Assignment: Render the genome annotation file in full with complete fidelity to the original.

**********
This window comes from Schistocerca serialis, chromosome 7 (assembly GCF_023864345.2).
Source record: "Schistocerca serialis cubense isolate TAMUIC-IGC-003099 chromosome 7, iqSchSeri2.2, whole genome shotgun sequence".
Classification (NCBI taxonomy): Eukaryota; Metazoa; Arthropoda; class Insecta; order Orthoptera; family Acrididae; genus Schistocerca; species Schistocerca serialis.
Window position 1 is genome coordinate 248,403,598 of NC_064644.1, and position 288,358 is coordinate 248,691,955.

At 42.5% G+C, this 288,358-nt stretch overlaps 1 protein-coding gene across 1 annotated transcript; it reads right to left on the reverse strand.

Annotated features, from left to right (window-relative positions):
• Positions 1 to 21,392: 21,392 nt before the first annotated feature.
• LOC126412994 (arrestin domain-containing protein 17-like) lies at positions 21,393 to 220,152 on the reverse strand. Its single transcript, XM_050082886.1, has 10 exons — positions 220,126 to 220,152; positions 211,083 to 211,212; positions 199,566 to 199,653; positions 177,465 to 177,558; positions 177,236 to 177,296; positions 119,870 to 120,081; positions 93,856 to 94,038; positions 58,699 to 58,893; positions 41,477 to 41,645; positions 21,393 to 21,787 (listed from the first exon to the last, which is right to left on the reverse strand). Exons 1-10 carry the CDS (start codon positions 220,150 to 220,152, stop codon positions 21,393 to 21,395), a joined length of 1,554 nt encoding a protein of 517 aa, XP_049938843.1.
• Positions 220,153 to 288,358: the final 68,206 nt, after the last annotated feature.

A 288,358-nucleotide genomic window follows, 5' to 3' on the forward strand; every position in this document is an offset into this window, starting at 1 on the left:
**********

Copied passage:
This window comes from Schistocerca serialis, chromosome 7 (assembly GCF_023864345.2).
Source record: "Schistocerca serialis cubense isolate TAMUIC-IGC-003099 chromosome 7, iqSchSeri2.2, whole genome shotgun sequence".
Classification (NCBI taxonomy): Eukaryota; Metazoa; Arthropoda; class Insecta; order Orthoptera; family Acrididae; genus Schistocerca; species Schistocerca serialis.
Window position 1 is genome coordinate 248,403,598 of NC_064644.1, and position 288,358 is coordinate 248,691,955.

At 42.5% G+C, this 288,358-nt stretch overlaps 1 protein-coding gene across 1 annotated transcript; it reads right to left on the reverse strand.

Annotated features, from left to right (window-relative positions):
• Positions 1 to 21,392: 21,392 nt before the first annotated feature.
• LOC126412994 (arrestin domain-containing protein 17-like) lies at positions 21,393 to 220,152 on the reverse strand. Its single transcript, XM_050082886.1, has 10 exons — positions 220,126 to 220,152; positions 211,083 to 211,212; positions 199,566 to 199,653; positions 177,465 to 177,558; positions 177,236 to 177,296; positions 119,870 to 120,081; positions 93,856 to 94,038; positions 58,699 to 58,893; positions 41,477 to 41,645; positions 21,393 to 21,787 (listed from the first exon to the last, which is right to left on the reverse strand). Exons 1-10 carry the CDS (start codon positions 220,150 to 220,152, stop codon positions 21,393 to 21,395), a joined length of 1,554 nt encoding a protein of 517 aa, XP_049938843.1.
• Positions 220,153 to 288,358: the final 68,206 nt, after the last annotated feature.

A 288,358-nucleotide genomic window follows, 5' to 3' on the forward strand; every position in this document is an offset into this window, starting at 1 on the left: